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Detailed description of this plant is below...

If you live in a cold climate and are expecting temperatures below 40 degrees within the next five days after placing your order, we highly recommend adding a heat pack to your order. If you do not order a heat pack, we do not send one with your order.

BUY HEAT PACKS HERE

**FREE HEAT PACK WITH ORDERS OVER $50 before taxes and shipping- BY REQUEST ONLY, PLEASE MAKE A NOTE ON YOUR ORDER.

To prevent plants from freezing while in transit, orders placed for areas with extreme severe freezing temperatures will be held for shipment until it is safe to ship.

FREE SHIPPING ON ALL ORDERS OVER $89 in the
Continental US.

Plants that are in 3.5" pots and smaller will be shipped in its pot to prevent any damage to the roots.

Any plant that is 6" and larger WILL NOT come with a pot as it will be shipped bare root.

Depending on the species and season, you will receive a very similar plant to the one in the picture. It may or may not be blooming at the time of your purchase.

We ship via USPS Priority Mail, If you don't get Free Shipping, then we calculate the shipping cost based on the weight and volume of your purchase.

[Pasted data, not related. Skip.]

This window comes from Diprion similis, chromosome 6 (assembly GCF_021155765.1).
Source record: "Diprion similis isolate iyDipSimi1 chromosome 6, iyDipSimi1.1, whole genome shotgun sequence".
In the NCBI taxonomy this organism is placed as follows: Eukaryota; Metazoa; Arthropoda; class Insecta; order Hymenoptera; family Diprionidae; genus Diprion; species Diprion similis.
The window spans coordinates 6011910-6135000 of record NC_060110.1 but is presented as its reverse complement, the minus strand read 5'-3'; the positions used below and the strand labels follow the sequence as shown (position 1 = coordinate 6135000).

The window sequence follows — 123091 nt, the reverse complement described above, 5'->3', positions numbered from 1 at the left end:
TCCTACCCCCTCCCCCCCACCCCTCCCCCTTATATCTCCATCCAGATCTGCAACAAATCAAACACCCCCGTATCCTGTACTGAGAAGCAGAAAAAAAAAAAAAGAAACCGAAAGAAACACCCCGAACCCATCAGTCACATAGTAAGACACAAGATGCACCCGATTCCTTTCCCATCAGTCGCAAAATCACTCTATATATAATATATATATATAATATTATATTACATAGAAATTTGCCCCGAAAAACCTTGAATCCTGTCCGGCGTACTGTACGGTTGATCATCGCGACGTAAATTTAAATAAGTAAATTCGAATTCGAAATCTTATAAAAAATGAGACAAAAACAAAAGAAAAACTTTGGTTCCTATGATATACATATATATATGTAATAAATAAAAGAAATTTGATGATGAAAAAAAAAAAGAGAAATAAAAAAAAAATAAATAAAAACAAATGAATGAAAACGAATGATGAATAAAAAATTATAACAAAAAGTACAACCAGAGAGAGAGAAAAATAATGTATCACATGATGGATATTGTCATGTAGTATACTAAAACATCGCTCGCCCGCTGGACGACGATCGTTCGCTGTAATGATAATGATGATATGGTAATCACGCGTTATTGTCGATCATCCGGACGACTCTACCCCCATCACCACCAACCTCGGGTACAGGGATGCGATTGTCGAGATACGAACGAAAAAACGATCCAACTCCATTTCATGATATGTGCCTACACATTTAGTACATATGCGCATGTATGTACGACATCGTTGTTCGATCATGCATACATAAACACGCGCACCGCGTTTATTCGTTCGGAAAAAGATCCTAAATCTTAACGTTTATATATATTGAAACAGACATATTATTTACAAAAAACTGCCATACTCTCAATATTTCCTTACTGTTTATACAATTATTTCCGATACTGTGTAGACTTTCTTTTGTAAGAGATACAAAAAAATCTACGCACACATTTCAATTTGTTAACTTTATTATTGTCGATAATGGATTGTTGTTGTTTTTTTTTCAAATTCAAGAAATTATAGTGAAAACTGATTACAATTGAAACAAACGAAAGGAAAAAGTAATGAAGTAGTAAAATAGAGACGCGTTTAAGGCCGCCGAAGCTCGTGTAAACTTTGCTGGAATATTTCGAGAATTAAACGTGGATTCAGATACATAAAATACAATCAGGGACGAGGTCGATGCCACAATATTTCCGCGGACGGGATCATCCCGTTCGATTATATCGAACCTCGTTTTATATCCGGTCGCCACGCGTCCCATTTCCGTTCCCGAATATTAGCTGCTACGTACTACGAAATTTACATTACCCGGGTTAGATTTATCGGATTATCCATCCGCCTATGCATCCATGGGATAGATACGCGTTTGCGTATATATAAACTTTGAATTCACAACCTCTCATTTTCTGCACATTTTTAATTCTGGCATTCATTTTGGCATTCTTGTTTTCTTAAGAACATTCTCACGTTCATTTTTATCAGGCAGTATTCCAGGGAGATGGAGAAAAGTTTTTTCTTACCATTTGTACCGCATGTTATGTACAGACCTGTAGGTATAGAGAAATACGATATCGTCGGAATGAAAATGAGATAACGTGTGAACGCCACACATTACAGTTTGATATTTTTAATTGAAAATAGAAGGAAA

Care instructions are included in every package you order. Please allow us up to 3 business days to process your order. Depending on your location, we will ship the plants on a certain day to avoid transit time during weekends or holidays. If you wish to receive your order on a specific date, or have special instructions, please add a note on your order. If you have any questions or comments, please feel free to contact us at any time.

  • Description
  • Key Plant Features

Introducing the Agave Blue Flame, a stunning hybrid within the Agave genus that combines the best qualities of Agave attenuata and Agave shawii. The plant's name 'Blue Flame' is derived from its blue foliage and its gracefully incurved leaf tips, resembling a gas flame. Native to Mexico, it makes a stunning focal point in any garden or landscape. 

The blue flame agave is a low-maintenance plant known for its striking flexible blue-green leaves and unique rosette shape. The fleshy leaves have finely serrated margins and small, sharp terminal spines. The blue cast on the leaves is caused by a glaucous, waxy cuticle on the surface of the younger leaves. The plant itself can grow up to 3 feet tall and 4 feet wide. Because of its compact size, it can be grown both indoors and outdoors. 

The two most popular types of blue agaves, the Agave Blue Flame and the Agave Blue Glow, have similar characteristics, but there are a few distinctions between them. The Agave Blue Flame tends to have wider and more curved leaf margins compared to the Agave Blue Glow, which has narrower and more upright leaves. Additionally, the green-blue flame typically has a slightly larger size and a more pronounced blue-green color. 

The agave blue flame flower is adorned with small, yellow-green flowers that attract pollinators such as bees and butterflies. The flowering period typically occurs in the summer months, and the plant puts on a spectacular display before eventually producing seeds and completing its life cycle.